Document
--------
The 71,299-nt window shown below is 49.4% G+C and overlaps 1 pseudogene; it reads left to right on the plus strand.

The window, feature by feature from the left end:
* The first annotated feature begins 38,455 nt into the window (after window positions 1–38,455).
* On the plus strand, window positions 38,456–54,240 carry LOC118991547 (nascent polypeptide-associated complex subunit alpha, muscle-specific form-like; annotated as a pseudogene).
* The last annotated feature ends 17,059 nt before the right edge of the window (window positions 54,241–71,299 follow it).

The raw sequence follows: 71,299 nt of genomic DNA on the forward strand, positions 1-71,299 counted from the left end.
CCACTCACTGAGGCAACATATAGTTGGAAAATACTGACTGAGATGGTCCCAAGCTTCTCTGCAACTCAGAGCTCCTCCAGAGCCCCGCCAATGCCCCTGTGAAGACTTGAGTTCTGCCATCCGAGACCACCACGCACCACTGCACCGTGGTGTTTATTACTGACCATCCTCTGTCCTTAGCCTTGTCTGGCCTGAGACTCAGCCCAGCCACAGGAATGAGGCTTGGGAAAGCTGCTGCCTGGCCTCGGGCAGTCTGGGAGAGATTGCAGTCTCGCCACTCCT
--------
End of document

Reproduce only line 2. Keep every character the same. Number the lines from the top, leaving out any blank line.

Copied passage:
The window, feature by feature from the left end: